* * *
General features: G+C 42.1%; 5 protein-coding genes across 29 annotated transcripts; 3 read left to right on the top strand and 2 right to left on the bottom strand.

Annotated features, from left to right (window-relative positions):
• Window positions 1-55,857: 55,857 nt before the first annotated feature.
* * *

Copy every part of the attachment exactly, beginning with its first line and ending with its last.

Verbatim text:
General features: G+C 42.1%; 5 protein-coding genes across 29 annotated transcripts; 3 read left to right on the top strand and 2 right to left on the bottom strand.

Annotated features, from left to right (window-relative positions):
• Window positions 1-55,857: 55,857 nt before the first annotated feature.